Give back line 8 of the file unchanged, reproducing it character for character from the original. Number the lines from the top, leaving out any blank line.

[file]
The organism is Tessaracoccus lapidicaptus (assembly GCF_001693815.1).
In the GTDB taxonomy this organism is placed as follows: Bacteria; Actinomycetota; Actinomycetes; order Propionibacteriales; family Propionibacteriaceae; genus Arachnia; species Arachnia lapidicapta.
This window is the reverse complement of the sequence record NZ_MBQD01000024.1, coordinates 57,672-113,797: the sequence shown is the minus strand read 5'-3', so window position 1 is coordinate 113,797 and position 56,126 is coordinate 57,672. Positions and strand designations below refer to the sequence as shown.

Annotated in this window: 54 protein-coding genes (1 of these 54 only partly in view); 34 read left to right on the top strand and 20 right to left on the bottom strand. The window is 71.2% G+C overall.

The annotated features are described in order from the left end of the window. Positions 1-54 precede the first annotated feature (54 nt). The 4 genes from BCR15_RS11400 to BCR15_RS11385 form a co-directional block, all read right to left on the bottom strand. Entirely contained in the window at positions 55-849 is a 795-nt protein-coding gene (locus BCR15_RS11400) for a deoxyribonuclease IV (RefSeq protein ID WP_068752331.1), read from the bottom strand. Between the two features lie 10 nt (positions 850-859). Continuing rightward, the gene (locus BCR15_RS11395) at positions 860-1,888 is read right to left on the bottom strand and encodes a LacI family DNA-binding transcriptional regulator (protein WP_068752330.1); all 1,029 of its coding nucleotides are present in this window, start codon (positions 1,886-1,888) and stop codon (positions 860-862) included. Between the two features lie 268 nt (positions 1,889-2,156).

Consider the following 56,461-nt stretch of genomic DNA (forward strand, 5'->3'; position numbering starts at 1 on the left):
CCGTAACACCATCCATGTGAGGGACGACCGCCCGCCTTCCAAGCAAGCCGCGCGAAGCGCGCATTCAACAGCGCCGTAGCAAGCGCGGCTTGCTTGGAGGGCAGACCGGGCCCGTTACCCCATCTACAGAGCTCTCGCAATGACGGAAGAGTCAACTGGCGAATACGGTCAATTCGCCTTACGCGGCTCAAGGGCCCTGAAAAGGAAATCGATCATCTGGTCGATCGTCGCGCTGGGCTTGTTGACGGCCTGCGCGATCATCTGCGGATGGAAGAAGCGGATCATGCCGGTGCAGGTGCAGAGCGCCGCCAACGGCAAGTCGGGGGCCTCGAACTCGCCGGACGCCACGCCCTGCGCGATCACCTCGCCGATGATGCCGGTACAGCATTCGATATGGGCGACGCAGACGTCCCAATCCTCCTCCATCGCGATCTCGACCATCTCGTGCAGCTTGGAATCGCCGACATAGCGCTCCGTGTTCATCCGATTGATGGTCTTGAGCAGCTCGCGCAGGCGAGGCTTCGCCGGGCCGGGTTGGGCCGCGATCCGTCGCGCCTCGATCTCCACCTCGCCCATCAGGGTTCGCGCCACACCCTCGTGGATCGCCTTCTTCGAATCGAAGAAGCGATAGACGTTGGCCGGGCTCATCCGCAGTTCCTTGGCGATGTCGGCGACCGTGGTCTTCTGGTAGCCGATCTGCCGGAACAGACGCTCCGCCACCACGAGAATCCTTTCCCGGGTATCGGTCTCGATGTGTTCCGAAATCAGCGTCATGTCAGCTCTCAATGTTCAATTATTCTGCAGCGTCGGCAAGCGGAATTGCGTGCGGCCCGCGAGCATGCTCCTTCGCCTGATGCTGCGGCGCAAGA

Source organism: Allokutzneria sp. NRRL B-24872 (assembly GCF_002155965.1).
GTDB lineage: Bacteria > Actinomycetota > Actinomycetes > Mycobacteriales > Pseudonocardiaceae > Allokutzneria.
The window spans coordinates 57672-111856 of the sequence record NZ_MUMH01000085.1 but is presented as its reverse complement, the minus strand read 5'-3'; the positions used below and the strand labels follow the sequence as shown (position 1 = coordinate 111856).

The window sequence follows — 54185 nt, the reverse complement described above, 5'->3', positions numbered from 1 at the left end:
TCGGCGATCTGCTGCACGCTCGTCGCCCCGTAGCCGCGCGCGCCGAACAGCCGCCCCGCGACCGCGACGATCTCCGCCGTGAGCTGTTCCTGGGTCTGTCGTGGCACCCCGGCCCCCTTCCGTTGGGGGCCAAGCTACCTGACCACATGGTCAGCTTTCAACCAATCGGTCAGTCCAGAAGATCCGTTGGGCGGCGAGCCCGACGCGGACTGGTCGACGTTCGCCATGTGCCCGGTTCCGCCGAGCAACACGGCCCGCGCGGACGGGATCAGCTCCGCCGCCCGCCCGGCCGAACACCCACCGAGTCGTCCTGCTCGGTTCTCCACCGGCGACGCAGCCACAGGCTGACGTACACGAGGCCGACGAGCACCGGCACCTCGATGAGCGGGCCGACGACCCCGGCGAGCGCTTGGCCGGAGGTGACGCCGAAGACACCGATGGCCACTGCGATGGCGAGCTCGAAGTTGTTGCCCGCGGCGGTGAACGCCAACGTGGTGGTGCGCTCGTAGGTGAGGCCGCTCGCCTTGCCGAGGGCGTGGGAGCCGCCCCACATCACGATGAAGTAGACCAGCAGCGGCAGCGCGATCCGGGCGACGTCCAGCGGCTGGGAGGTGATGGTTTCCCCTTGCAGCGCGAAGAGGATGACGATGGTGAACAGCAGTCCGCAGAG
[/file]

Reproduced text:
Source organism: Allokutzneria sp. NRRL B-24872 (assembly GCF_002155965.1).